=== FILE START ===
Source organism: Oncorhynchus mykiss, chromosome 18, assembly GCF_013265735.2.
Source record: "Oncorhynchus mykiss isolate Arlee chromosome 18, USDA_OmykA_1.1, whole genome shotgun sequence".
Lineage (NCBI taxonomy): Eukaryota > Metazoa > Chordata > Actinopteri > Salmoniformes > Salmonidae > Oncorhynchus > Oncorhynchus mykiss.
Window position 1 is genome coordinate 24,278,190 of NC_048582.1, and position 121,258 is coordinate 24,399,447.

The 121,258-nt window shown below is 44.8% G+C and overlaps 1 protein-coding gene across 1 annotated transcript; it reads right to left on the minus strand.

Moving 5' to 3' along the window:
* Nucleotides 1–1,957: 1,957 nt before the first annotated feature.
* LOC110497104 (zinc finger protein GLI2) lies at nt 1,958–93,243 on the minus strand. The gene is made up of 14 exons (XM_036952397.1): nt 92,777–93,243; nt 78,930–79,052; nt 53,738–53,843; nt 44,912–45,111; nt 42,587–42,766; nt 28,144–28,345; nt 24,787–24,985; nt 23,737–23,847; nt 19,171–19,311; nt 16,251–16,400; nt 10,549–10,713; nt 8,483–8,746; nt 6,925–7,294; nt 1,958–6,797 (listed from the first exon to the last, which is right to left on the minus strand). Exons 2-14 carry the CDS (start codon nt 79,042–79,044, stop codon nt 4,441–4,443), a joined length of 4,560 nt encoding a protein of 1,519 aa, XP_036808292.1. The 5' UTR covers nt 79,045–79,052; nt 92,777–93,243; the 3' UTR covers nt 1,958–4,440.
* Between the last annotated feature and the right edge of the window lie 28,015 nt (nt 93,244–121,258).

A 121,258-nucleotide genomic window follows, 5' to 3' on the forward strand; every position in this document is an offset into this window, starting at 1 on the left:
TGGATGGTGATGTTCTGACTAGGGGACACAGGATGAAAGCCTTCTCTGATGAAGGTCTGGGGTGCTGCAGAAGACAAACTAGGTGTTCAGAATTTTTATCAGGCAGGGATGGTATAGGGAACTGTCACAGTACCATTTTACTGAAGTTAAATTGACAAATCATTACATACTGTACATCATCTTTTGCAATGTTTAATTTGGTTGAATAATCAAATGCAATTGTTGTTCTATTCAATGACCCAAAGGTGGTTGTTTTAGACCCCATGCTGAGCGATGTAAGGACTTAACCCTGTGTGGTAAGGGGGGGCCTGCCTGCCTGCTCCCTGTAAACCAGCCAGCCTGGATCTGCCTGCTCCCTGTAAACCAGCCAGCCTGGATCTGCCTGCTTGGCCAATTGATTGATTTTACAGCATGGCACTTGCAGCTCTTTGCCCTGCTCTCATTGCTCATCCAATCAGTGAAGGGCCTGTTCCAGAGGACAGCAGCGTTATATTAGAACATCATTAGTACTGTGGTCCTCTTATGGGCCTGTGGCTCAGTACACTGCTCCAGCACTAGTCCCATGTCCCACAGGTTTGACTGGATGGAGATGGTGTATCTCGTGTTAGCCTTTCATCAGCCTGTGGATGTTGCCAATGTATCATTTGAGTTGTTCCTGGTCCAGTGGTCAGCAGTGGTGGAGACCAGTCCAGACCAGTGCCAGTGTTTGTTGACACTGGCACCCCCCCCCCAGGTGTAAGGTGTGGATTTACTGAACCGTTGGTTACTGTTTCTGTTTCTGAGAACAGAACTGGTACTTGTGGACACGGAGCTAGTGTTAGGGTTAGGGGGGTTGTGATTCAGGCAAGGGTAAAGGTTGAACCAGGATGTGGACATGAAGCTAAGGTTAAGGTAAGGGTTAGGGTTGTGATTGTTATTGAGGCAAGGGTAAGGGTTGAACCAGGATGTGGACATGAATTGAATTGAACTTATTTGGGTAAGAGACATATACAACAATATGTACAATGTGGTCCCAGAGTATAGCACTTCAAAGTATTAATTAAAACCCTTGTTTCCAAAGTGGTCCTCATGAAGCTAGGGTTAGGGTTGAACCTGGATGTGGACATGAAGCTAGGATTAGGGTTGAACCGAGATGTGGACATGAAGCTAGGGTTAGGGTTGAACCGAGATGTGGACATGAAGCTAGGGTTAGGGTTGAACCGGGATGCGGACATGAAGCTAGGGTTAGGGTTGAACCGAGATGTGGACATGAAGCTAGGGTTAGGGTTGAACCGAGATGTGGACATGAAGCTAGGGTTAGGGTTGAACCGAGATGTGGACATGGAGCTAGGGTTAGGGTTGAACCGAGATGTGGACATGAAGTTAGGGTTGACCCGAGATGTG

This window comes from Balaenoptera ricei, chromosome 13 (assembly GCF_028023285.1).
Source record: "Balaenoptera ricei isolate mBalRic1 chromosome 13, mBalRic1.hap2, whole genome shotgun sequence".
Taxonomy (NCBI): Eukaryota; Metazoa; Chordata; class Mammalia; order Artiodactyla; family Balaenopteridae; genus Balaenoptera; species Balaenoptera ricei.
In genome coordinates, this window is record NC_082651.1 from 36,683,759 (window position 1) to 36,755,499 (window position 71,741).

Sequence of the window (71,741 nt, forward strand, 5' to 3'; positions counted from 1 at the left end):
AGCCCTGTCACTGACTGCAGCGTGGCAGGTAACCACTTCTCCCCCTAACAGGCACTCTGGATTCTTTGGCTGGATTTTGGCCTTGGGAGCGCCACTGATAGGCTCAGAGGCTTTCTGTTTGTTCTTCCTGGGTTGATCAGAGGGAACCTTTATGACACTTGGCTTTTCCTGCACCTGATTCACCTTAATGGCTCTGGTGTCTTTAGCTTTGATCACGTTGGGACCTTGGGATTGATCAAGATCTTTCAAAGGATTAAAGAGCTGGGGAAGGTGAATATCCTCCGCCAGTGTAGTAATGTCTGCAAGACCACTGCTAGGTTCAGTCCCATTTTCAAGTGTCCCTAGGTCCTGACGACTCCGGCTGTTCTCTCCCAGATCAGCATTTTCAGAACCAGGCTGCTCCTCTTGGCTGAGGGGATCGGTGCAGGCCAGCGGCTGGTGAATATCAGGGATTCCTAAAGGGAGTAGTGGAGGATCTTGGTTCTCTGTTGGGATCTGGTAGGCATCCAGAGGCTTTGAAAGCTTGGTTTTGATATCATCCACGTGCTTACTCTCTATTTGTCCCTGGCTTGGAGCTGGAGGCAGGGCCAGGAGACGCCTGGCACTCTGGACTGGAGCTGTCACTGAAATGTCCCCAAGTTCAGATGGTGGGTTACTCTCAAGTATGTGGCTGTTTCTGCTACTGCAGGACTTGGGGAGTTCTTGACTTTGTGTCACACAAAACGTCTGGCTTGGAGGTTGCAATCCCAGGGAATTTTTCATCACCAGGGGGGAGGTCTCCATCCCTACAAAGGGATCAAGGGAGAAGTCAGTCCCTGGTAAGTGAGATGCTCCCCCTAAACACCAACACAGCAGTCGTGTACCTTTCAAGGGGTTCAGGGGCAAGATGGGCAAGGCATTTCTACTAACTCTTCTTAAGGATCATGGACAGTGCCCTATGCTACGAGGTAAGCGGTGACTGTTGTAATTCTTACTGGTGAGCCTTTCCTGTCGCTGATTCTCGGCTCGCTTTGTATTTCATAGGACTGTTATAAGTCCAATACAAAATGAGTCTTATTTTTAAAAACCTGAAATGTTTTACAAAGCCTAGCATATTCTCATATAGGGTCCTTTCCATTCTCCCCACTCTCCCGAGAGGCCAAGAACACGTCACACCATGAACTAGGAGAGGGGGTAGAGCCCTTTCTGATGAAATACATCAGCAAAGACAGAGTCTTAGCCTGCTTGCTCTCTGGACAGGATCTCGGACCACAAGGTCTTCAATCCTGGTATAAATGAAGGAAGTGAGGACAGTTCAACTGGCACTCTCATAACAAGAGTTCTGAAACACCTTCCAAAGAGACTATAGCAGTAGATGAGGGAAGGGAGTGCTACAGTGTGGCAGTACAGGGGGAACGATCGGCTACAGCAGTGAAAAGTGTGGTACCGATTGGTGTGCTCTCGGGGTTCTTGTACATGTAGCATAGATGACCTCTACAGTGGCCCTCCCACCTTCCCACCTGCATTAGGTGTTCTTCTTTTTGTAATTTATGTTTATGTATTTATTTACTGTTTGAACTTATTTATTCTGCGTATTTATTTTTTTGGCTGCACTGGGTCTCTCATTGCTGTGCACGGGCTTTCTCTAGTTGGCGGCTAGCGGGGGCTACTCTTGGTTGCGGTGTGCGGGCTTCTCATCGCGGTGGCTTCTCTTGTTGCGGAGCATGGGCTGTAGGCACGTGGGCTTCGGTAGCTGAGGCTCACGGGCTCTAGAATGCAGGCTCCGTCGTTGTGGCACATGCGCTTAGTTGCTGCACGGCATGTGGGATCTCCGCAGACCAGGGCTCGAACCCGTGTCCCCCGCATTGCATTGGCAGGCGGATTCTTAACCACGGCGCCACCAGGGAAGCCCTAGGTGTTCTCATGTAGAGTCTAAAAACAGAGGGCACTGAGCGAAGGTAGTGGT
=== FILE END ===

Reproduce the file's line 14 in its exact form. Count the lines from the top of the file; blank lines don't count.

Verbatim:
Taxonomy (NCBI): Eukaryota; Metazoa; Chordata; class Mammalia; order Artiodactyla; family Balaenopteridae; genus Balaenoptera; species Balaenoptera ricei.